10 Questions with Jesse Herzfeld

In this series I ask artist, poets, and other creators 10 questions about how they’ve maintained creativity and sanity during the past year of chaos and isolation. 

10 Questions With Jesse Herzfeld (Writer/Poet/Creator) – Cleveland, Ohio

1. How are you doing after a year of Covid-19?

It’s been a tough year. The pandemic started toward the end of my first solo exhibition and I got sick around that time,which was before testing was widely available. I still haven’t fully recovered but I’m finally able to take deep breaths again. I just had my second dose of the Covidvaccine a few days ago so I’m beginning to feel a bit more hopeful.

2. What are you currently working on?

I’m currently working on a bunch of things. My visual adaptation of Rimbaud’s Illuminations is an ongoing project and I’ve been making a lot of smaller works that focus on certain sections and characters from my larger compositions. These smaller mixed-media works were pretty popular at my show so I wanted to create more of them and put them up on my website shop. I’ve also completed some pet portrait commissions recently including my first double pup portrait. Mainly, I’ve been working on a book of visual poetry about my personal journey as a psychiatric survivor. It’s nearing completion and I’m excited to let it loose upon the world. I have a few other things in the works that will remain secret for now.

3. How has the pandemic affected your creative output?

Health issues have slowed me down some but also made me more determined to complete things.

4. What has kept you motivated during the last several months?

As I continue to recover and I have more energy I get excited to be able to put more time toward reaching my creative goals. I have been making a lot of progress with my book of visual poetry and I think there is a sort of adrenaline that kicks in when I’m nearing the finish line of a project that has been a few years in the making.

5. What have you been listening to, watching or reading?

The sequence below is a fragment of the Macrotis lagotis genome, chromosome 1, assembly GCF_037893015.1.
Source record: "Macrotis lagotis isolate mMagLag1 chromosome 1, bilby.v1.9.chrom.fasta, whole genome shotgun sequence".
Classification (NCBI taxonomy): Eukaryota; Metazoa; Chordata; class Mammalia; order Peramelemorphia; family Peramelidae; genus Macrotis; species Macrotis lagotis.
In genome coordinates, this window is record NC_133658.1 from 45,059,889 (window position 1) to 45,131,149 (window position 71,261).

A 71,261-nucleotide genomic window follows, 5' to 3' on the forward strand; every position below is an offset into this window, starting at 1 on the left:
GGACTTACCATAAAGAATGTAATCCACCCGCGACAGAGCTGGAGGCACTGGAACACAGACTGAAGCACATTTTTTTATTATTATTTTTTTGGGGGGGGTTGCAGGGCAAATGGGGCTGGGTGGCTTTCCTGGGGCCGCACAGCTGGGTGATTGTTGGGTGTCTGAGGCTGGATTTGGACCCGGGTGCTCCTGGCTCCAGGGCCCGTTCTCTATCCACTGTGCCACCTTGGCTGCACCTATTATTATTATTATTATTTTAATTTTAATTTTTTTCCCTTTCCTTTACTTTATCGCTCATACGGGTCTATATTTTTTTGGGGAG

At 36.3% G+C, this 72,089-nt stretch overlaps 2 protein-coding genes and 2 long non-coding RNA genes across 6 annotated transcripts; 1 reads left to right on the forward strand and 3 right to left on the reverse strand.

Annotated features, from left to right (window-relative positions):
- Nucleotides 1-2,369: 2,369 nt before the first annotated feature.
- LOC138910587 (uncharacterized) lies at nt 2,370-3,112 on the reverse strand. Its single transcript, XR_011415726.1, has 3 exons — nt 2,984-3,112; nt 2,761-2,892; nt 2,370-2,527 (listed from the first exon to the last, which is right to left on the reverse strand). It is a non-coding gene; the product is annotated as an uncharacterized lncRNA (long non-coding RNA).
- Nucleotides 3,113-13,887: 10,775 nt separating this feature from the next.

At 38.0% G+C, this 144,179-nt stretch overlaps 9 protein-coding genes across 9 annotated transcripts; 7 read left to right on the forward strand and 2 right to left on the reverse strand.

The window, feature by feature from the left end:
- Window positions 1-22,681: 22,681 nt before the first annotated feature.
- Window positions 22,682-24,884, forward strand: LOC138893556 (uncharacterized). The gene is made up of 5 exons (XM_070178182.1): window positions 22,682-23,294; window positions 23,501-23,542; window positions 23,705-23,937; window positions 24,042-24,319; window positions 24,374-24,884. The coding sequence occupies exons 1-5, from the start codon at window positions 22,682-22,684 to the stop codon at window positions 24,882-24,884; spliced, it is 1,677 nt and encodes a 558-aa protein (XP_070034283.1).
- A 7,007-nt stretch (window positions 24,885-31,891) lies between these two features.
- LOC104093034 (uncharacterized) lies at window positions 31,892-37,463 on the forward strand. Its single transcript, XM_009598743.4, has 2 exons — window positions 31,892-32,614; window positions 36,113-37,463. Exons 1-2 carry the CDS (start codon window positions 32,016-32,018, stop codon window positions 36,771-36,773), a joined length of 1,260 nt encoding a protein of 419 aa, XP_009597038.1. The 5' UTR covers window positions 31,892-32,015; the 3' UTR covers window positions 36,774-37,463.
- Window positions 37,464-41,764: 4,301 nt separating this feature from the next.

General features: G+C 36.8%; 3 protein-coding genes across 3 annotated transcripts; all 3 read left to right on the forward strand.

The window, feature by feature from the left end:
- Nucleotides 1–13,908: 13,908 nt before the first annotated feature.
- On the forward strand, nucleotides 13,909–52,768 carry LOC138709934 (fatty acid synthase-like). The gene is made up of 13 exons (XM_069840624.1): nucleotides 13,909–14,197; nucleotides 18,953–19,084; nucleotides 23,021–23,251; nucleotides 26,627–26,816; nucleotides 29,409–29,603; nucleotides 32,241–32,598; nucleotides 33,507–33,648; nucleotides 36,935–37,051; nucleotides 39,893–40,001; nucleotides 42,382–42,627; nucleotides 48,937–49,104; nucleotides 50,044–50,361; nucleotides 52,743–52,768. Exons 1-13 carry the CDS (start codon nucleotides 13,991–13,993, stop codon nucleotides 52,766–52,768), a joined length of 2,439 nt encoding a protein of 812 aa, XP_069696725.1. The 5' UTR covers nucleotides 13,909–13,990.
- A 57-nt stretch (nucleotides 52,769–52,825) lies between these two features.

I listen to a lot of lectures while I’m drawing. Alan Watts is always a favorite. I also like listening to David Graeber, Camille Paglia and Mary Beard. I’ve been reading Amanda Palmer’s book, “The Art of Asking” and “Aion” by Carl Jung. The best things I’ve watched on Netlifx are “The Dark Crystal” by the Jim Henson Co., the art documentary about Stanislaw Sokolowski called “Struggle” and “My Octopus Teacher”. The new Adam Curtis series “Can’t Get You Out of My Head” is also really fascinating and available for free on youtube.

6. Do you have plans for when things begin to open back up?

I’d like to travel with my partner. We were planning a trip but that has been put on hold. Since I’m a solitary artist with a home studio I feel fortunate that my day-to-day activities weren’t greatly affected, but I do miss going to the theater and concerts and visiting with family and friends indoors.

7. Have you spent the pandemic isolated or have you tried to stay connected to other creatives remotely?

Both. I work best in seclusion but I try to stay connected to my creative friends. Since I went to art school in Philly and also in London (where I was the only American in my program), my artist friends are spread all around the world. I love that the digital realm allows me to keep up with what everyone is working on.

8. Has the last year helped you venture into new creative areas?

No, I’ve still been plugging along on the same projects but without the distraction of social obligations.

9. What would you say the biggest lesson you learned during the past year?

Appreciate breathing.

10. How do you think your creative community will look once things start to open back up and things start to get more normal again?

In some ways, it will look the same because so much of it is a remote community. In terms of my local creative community, I think a lot of people have done really interesting creative work during lockdown and there will probably be some great exhibitions and poetry readings once things are back to normal.

Across a variety of forms and mediums, artist Jessie Herzfeld explores dreams, desire, and the fantastic. Inspired by music, nature, literature, and Medieval art. Jessie’s work often contains animal imagery, surreal creatures and unusual landscapes. She works in oil paint, watercolor, charcoal, markers, photography, sculpture, and hair.

Her current work is a visual translation of the poems in Arthur Rimbaud’s Les Illuminations and can be viewed at http://www.JessieHerzfeld.com. She uses a mixed media process combining traditional materials with non-traditional media to create visionary collages that capture the moods, symbolic themes, and lyrical quality of Rimbaud’s words.

She also has a pet portrait business called Modern Tail Studios. To learn more and see samples of her unique style of animal portraiture visit www.moderntailstudios.com.

Jessie holds a BFA from The University of Pennsylvania in coordination with The Pennsylvania Academy of the Fine Arts and a Master of Arts in Illustration from CamberwellCollege of Arts in London. She has experience with commissions and freelance as well as teaching art classes, and she welcomes further opportunities to be involved with arts education and nurturing creativity.